Domainis specific to the language generated, such as C (CGC), Sproc assembly code (Sproc) [Mur93], Silage [Kal93], DSP56000 assembly code (CG56), and DSP96000 assembly code (CG96). Each code generation domain has a default target which defines routines generic to the target language. A derived
Targetthat defines architecture specific routines can then be written. A given language, particularly a generic language such as C, may run on many target architectures. Code generation functions are cleanly divided between the default domain target and the architecture specific target.
All target architectures are derived from the base class
Target. The special class
KnownTargetis used to add targets to the known list of targets, much as
KnownBlockis used to add stars (and other blocks) to the known block list and to assign names to them.
Targetobject has methods for generating a schedule, compiling the code, and running the code (which may involve downloading code to target hardware and beginning its execution). There also may be child targets (for representing multiprocessor targets) together with methods for scheduling the communication between them. Targets also have parameters that are user specified.
CGTarget, which represents a single processor by default. This target is called default-CG in the target list for the CG domain. As the generic code generation target, the
CGTargetclass defines many common functions for code generation targets. Methods defined here include virtual methods to generate, display, compile, and run the code. Derived targets are free to redefine these virtual methods if necessary.
CGTargetclass has the two predefined code streams:
myCodestream is referred to as
proceduresstream is called
PROCEDURE; these names should be used when referring to these streams as in "
CodeStream* code = getStream(CODE)". Derived targets are free to add more code streams using the
). For example, the default CGC target defines fourteen additional code streams.
Other methods, such as
)can be defined, to provide a more efficient or convenient interface to a specific code stream (in this case, procedures). With
addProcedureit becomes clear why unique names are necessary. Recall that
addProcedureis used to declarations outside of the main body of the code. For example, say we wanted to write a function in C to multiply two numbers. The codeblock to do this could read:
sharedSymbolmacro described in the code generation macros section. To add this code to the procedures stream, in the
initCodemethod of the star, we can call either:
FALSEindicating whether the code was inserted into the code stream. Taking this into account, we could have added the code line by line:
PROCEDURESstream. The two new streams are:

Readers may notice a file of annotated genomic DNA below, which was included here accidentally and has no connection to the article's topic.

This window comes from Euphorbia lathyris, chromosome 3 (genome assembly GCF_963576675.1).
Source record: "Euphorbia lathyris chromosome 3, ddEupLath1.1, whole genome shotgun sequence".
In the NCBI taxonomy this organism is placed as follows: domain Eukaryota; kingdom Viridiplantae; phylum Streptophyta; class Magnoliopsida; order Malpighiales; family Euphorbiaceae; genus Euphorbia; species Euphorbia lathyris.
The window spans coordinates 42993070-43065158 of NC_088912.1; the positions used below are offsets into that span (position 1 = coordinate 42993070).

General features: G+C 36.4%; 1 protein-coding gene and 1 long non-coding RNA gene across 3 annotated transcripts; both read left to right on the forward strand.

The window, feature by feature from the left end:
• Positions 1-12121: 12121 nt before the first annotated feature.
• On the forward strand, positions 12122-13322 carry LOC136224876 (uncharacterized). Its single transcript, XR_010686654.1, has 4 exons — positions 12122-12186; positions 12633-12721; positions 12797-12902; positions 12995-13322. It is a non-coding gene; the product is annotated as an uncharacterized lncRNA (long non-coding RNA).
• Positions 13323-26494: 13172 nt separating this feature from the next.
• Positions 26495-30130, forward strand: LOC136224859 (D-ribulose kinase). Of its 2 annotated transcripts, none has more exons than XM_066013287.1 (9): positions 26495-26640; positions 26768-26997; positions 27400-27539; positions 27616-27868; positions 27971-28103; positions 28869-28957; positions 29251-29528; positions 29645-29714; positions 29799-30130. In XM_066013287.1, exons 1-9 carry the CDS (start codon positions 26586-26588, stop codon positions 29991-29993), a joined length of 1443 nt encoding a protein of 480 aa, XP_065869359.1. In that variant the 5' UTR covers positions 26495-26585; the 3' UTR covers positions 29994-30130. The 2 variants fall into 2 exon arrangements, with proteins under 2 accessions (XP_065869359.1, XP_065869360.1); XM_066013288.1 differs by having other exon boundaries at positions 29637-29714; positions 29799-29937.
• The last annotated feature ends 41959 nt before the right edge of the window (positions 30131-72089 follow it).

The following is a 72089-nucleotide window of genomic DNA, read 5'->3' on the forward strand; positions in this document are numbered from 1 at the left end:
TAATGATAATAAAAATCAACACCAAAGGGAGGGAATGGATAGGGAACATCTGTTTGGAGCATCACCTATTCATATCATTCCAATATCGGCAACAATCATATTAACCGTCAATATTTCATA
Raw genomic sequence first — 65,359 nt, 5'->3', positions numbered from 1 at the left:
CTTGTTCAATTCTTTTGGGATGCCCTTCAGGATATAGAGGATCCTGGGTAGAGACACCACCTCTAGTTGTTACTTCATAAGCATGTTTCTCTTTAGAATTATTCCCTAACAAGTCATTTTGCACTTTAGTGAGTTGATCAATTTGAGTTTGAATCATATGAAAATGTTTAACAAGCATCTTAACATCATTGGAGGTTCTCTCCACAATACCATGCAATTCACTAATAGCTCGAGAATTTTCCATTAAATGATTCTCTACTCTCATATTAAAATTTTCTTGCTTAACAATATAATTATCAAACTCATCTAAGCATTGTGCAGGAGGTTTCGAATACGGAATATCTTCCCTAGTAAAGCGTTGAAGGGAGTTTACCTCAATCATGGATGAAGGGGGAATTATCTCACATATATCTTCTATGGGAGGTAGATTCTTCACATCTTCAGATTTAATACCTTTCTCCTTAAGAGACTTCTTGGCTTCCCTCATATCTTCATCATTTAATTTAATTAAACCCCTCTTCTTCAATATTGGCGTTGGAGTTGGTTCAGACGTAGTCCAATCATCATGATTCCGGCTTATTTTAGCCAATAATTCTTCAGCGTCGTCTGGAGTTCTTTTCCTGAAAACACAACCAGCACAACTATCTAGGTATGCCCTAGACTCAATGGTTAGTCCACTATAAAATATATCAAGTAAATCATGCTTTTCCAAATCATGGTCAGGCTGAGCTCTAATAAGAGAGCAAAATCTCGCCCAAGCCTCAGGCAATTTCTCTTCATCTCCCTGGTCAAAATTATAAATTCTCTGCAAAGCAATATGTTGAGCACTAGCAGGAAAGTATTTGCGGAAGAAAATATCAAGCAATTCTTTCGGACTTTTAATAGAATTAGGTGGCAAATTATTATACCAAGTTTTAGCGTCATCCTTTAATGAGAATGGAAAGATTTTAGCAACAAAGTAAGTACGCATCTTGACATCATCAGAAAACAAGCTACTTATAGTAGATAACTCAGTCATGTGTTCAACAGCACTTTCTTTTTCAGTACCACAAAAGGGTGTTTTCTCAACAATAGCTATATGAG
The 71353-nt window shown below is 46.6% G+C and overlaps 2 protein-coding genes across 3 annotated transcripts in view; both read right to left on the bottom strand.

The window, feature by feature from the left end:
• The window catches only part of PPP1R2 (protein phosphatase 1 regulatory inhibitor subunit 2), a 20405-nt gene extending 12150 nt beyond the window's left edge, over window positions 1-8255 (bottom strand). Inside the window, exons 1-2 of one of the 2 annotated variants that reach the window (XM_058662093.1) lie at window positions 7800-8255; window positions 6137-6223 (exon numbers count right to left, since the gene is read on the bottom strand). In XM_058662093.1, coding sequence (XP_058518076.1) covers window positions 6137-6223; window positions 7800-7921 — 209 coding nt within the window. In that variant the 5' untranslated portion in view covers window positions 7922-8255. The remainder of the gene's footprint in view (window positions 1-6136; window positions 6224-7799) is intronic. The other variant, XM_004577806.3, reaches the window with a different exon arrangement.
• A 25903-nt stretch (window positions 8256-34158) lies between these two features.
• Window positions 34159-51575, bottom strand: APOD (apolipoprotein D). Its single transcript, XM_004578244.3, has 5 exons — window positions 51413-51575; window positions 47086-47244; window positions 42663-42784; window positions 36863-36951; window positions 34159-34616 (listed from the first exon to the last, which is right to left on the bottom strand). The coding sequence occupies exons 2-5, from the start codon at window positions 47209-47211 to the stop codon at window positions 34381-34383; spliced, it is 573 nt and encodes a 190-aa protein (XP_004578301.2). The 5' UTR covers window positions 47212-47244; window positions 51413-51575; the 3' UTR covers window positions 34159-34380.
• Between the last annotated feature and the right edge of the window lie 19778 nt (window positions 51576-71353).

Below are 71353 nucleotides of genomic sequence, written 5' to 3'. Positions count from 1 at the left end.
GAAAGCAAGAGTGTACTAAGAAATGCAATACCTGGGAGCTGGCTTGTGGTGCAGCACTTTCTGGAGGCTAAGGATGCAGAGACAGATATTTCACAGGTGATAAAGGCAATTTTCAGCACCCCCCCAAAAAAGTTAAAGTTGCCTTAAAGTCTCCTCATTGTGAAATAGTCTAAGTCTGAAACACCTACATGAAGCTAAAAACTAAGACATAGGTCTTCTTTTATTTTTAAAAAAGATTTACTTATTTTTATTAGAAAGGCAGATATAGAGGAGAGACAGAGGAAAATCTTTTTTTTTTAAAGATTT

addCodecalls from a star's
gofunction automatically are concatenated to this stream unless another stream is supplied as an argument.
wrapupsection of the generated algorithm. All
addCodecalls from a star's
wrapupmethod automatically are concatenated to this stream unless another stream is supplied as an argument.
generateCode(). (Note: code streams should be initialized before this method is called.) All the methods called by
generateCodeare virtual, thus allowing for target customization. The
generateCodemethod then calls
allocateMemory()which allocates the target resources. After resources are allocated, the
initCodemethod of the stars are called by
codeGenInit(). The next step is to form the main loop by calling the method
mainLoopCode(). The number of iteration cycles are determined by the argument of the "run" directive which a user specifies in
ptcl. To complete the body of the main loop,
go()methods of stars are called in the scheduled order. After forming the main loop, the
wrapup()methods of stars are called.
Now, all of the code has been generated; however, the code can be in multiple target streams. The
frameCode()method is then called to piece the code streams together and place the unified stream into the
myCodestream. Finally, the code is written to a file by the method
writeCode(). The default file name is "
output", and that file will be located in the directory specified by a target parameter,
Finally, since all of the code has been generated for a target, we are ready to compile, load, and execute the code. Derived targets should redefine the virtual methods
runCode()to do these operations. At times it does not make sense to have separate
runCode()methods, and in these cases, these operations should be collapsed into the
CGTargetclass. The base class for all multiple-processor targets is called
MultiTarget, and resides in the
CGMultiTargetis derived from
CGMultiTargetclass is the base class for all multiple-processor targets. It is called FullyConnected in the CG domain target list.
The design of Ptolemy is also intended to support heterogeneous multi-processor targets. In the future, the base class of all "abstract" heterogeneous multiprocessor targets will be implemented from the